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10.2 Differentiable Functions on

10.21   Warning. By the definition of differentiablity given in Math 111, the domain of a function was required to contain some interval in order for the function be differentiable at . In definition 10.1 this condition has been replaced by requiring to be a limit point of the domain of the function. Now a function whose domain is a closed interval may be differentiable at and/or .

10.22   Definition (Critical point.) Let be a complex function, and let . If is differentiable at and , we call a critical point for .

10.23   Theorem (Critical Point Theorem.) Let be a function. Suppose has a maximum at some point , and that contains an interval where . If is differentiable at , then . The theorem also holds if we replace  maximum" by  minimum."

Proof: Suppose has a maximum at ,

Define two sequences , in by

Clearly and , and and for all . We have

By the inequality theorem,

Also,

so

Since , we conclude that . The proof for minimum points is left to you.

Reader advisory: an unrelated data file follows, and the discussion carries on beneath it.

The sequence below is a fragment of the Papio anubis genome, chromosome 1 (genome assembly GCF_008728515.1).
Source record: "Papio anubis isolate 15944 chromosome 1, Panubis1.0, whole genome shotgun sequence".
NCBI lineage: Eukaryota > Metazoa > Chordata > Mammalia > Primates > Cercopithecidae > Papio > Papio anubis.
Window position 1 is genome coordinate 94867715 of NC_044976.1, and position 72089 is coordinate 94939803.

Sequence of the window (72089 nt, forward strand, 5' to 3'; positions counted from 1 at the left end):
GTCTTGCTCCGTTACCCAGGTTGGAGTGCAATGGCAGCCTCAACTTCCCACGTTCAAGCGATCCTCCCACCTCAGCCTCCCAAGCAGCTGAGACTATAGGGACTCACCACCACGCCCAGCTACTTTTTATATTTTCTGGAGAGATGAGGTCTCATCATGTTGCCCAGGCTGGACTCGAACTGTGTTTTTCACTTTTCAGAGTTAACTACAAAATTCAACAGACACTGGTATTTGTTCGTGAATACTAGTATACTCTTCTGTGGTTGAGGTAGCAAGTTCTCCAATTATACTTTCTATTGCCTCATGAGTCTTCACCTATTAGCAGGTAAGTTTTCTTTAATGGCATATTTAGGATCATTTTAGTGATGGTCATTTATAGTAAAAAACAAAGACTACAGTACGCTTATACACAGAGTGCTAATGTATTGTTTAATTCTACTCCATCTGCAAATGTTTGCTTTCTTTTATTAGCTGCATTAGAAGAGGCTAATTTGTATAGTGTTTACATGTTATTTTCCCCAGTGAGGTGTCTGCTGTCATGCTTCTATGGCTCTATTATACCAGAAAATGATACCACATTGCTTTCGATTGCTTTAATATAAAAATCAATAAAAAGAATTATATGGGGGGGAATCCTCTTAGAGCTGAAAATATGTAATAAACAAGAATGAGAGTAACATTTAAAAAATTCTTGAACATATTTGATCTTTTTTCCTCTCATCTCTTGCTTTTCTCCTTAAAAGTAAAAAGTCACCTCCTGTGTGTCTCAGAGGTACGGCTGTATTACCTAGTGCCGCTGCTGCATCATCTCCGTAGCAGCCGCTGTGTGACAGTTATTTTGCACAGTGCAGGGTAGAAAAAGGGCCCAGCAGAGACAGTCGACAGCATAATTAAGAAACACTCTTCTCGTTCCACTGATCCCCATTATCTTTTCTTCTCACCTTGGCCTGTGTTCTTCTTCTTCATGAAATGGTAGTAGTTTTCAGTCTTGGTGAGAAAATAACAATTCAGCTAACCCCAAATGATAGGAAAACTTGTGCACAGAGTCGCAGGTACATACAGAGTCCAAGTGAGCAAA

10.24   Theorem (Rolle's Theorem.) Let with and let
be a function that is continuous on and differentiable on . Suppose that . Then there is a number such that .

Proof: We know from the extreme value theorem that has a maximum at some point . If , then the critical point theorem says , and we are finished. Suppose . We know there is a point such that has a minimum at . If we get by the critical point theorem, so suppose . Then since and , we have , and it follows that is a constant function on , and in this case for all .

10.25   Theorem (Mean Value Theorem.) Let with , and let be a function from to such that is continuous on and differentiable on . Then there is a point such that

This theorem says that the tangent to the graph of at some point is parallel to the chord joining to .

Proof: Let

so the equation of the line joining to is , and

Let

Then

and is continuous on and differentiable on . By Rolle's theorem, there is some such that ; i.e., ; i.e.,

10.26   Remark. The mean value theorem does not hold for complex valued functions. Let